Artimus Alexander was born in Jacksonville, FL., and his father was the drummer for the Jimmie Van Zant band. As a child, seeing his dad play music for a living was a constant, and it wasn’t long before young Artimus was also playing music and performing live. Eventually, he settled into a band called Fry Cook, which lasted until 2006, when the first version of AA was born; and, legend has it, their first show was opening for Gwar.
Abstract Artimus, Rite of Passage
The many faces of Abstract Artimus are fit for college radio airwaves.}
| September 19, 2011
Abstract Artimus, Rite of Passage [Dire Life]
He then moved on to a one-man-band project where he would bring in other musicians as needed. Now living in New York City, Alexander has released numerous records in the last several years, including 2009’s God Is Mad and 2010’s Barba de Dendritas. This time he plays everyone the album, and he recorded it in the bedroom of his Manhattan apartment. The damn-the-torpedoes, boogie rock-and-soul dynamic is present on this one from the opening chords, as he blasts off with the title track opener, and sets a fairly high bar, but he has no problem hitting it again and again. “At Large” stays the course, mostly, but it shudders with the ghost of Nirvana for a moment or two. “Quitter’s Face” is an eccentric piece of work, sort of akin to the general sound of the Buffalo Killers. “Destitute In Vestibule” is off the charts cool, and one of the songs of the year, in my book. And for the adult-alternative radio crowd, “Anger and Envy” is suave, White-boy bluesy like The Black Keys.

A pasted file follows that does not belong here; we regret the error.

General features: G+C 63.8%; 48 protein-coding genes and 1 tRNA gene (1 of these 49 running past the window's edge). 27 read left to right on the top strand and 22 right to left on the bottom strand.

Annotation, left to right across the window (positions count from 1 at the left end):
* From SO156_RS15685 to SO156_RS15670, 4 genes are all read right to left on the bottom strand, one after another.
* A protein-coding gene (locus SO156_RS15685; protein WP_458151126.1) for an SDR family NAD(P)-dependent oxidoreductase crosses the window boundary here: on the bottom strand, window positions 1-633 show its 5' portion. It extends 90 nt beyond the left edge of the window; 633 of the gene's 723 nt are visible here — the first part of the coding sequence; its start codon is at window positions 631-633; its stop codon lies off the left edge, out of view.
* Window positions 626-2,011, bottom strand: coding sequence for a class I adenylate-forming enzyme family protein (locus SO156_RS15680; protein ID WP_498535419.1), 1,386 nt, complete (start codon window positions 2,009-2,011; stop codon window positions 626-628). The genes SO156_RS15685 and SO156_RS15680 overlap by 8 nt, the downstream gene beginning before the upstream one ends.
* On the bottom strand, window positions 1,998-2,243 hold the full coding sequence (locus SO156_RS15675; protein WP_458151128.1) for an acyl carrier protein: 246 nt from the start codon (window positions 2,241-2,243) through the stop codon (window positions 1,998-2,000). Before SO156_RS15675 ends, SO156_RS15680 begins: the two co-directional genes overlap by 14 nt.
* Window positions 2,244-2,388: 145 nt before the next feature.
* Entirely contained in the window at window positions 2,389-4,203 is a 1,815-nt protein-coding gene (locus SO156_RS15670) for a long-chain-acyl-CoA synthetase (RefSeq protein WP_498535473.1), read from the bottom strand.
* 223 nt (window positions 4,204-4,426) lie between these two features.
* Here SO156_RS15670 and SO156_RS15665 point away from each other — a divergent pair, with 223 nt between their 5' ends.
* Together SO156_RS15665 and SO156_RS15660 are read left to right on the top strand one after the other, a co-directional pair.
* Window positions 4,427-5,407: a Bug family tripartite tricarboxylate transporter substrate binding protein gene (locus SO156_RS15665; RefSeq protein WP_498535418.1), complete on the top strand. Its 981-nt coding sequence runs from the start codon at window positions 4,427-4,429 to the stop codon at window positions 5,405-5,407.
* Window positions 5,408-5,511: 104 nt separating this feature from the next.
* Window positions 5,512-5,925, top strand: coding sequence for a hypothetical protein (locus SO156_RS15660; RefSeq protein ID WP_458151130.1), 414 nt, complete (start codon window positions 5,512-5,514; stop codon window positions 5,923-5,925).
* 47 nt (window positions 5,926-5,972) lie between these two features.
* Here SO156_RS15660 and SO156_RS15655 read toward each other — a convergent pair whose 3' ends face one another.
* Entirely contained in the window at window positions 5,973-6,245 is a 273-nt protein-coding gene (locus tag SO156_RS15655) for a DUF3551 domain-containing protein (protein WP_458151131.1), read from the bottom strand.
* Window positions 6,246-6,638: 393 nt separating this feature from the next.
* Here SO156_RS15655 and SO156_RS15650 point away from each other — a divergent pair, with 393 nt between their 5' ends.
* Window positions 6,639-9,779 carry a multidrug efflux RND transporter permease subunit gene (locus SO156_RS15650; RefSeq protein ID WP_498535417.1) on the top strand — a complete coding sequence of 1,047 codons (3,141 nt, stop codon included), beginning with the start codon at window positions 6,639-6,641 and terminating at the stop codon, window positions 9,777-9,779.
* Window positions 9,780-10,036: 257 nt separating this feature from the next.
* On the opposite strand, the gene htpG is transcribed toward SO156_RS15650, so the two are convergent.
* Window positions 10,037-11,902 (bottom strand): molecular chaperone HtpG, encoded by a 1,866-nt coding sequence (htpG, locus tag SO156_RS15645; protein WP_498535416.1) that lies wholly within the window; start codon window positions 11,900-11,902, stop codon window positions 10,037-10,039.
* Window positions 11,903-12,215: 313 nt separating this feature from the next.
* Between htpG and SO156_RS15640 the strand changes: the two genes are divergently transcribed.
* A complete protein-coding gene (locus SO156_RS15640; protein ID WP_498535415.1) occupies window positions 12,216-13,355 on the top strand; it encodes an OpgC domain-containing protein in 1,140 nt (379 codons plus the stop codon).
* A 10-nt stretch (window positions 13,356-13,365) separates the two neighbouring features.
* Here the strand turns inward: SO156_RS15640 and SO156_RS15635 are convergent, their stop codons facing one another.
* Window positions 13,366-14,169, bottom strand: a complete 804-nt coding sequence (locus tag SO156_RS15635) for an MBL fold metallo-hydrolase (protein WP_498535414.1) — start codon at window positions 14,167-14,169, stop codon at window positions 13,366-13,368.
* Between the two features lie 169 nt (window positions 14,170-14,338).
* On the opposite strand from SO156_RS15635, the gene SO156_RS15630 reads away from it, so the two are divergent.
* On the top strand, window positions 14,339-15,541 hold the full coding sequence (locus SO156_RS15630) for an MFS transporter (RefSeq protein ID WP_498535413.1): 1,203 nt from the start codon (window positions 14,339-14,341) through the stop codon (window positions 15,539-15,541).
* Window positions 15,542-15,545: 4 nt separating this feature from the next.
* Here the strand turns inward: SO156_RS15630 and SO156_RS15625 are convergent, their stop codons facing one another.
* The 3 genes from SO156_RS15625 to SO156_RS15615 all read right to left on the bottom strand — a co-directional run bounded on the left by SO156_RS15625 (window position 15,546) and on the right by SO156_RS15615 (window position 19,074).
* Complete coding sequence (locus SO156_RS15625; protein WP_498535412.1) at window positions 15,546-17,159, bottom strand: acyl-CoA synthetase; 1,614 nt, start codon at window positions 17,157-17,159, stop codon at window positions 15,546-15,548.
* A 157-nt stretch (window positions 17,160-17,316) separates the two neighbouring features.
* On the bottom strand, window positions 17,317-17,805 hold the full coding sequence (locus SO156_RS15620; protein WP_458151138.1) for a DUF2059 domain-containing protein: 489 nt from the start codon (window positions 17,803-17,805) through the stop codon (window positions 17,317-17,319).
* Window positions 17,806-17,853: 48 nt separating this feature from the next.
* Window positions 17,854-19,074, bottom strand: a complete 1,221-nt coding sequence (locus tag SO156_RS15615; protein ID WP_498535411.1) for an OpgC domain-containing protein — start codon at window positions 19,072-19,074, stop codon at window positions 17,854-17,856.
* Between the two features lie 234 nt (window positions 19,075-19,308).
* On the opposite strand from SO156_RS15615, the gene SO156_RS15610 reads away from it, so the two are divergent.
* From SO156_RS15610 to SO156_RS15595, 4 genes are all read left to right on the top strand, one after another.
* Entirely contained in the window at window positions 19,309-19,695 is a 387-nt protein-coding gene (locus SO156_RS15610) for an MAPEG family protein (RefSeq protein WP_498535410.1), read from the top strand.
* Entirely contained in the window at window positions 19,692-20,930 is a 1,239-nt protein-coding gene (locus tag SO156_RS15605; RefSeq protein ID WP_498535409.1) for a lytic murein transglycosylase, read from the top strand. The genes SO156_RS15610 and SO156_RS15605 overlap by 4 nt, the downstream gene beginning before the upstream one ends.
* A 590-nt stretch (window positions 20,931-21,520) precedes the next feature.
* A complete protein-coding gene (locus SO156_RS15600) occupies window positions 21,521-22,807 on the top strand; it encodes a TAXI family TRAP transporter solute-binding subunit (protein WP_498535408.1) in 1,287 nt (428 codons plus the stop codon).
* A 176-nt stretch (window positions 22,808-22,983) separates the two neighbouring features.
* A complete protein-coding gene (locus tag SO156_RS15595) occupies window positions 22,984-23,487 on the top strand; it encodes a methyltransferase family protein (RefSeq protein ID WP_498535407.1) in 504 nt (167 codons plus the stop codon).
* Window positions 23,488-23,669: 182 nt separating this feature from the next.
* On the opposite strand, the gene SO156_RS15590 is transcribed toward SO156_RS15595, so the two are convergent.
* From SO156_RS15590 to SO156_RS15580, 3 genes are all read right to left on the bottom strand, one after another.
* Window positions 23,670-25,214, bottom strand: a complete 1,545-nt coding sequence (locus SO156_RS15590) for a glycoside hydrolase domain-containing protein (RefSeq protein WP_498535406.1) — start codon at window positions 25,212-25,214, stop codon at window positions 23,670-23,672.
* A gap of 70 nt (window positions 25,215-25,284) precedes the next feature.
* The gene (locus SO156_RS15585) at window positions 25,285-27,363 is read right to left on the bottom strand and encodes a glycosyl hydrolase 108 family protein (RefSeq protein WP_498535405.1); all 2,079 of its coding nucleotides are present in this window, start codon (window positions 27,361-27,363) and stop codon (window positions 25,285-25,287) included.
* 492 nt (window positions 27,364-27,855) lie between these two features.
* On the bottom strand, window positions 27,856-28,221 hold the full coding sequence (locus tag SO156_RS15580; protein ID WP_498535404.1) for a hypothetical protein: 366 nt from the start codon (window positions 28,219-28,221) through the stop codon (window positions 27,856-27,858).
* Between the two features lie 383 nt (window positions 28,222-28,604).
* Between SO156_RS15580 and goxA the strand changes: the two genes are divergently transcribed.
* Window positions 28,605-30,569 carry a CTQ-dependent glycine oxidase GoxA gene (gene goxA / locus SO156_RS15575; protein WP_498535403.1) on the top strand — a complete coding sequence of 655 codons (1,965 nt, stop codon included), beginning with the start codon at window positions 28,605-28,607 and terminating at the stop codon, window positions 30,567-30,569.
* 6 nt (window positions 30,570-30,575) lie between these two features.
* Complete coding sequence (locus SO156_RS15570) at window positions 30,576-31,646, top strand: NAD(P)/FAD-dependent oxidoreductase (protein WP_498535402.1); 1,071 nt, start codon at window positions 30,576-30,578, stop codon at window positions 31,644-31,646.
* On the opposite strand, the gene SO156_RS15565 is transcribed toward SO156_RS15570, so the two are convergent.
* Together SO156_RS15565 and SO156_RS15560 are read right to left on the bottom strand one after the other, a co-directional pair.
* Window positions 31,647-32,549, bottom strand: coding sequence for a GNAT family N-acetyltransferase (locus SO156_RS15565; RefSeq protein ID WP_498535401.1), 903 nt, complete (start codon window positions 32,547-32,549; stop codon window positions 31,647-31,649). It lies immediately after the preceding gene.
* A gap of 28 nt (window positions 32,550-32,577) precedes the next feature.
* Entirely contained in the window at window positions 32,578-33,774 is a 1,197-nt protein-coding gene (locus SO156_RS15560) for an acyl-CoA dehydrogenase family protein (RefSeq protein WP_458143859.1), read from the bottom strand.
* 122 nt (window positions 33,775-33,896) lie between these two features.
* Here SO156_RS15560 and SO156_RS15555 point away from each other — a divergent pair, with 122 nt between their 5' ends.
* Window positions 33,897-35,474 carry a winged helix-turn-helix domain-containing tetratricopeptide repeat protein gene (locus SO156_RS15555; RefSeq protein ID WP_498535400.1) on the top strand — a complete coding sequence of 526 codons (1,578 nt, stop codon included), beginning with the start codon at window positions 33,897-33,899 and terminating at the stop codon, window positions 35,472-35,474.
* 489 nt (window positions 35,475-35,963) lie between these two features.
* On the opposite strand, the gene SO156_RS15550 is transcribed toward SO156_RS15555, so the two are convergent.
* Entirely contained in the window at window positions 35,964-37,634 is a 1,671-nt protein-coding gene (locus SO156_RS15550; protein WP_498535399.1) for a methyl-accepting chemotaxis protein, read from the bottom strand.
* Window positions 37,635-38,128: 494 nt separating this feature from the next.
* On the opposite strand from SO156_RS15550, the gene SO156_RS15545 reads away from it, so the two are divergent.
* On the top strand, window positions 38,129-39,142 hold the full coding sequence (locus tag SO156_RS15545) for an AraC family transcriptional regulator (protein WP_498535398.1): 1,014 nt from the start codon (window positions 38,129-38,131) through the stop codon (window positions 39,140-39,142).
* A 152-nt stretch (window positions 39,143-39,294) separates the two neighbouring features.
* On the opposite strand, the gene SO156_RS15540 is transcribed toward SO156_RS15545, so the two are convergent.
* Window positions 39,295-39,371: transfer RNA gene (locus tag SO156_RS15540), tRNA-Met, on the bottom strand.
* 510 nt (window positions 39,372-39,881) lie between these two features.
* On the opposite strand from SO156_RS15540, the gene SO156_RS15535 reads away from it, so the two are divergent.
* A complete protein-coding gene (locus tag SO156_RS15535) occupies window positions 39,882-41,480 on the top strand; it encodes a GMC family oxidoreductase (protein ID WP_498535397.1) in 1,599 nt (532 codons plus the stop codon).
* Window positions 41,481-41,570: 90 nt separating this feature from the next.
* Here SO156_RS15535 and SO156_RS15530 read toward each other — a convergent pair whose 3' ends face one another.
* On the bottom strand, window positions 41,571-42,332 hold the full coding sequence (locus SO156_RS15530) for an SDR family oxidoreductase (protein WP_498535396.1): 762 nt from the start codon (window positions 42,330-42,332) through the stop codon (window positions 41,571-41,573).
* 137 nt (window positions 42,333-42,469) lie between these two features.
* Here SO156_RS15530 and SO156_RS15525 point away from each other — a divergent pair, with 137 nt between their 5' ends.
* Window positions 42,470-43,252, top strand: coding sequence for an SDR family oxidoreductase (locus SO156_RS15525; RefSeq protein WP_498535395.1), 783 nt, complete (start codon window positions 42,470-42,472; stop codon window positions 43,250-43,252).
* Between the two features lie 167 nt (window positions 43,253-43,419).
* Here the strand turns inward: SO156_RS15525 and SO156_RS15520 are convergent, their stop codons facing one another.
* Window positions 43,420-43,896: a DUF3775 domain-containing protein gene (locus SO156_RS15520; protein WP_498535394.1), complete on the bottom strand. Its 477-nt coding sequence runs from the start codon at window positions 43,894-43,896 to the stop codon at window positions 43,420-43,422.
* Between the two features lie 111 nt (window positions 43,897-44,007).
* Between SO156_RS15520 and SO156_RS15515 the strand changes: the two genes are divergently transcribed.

There’s a loose groove to all of this that stays in place throughout the entire album, despite the fact that every song takes on a different sound. The one other notable comparison that jumped out is the underground duo called The Medea Connection, known primarily for one song, “Black Soul of a New Machine.” That song feels like a disconnected touchstone for this album. AA has a knack for cranking out grumbly but engaging tunes of gritty, existential angst, and no one else is doing this kind of thing any better right now. Rite of passage, indeed. This album should become a staple on college radio, but in this absurdly fickle world we live in, who knows?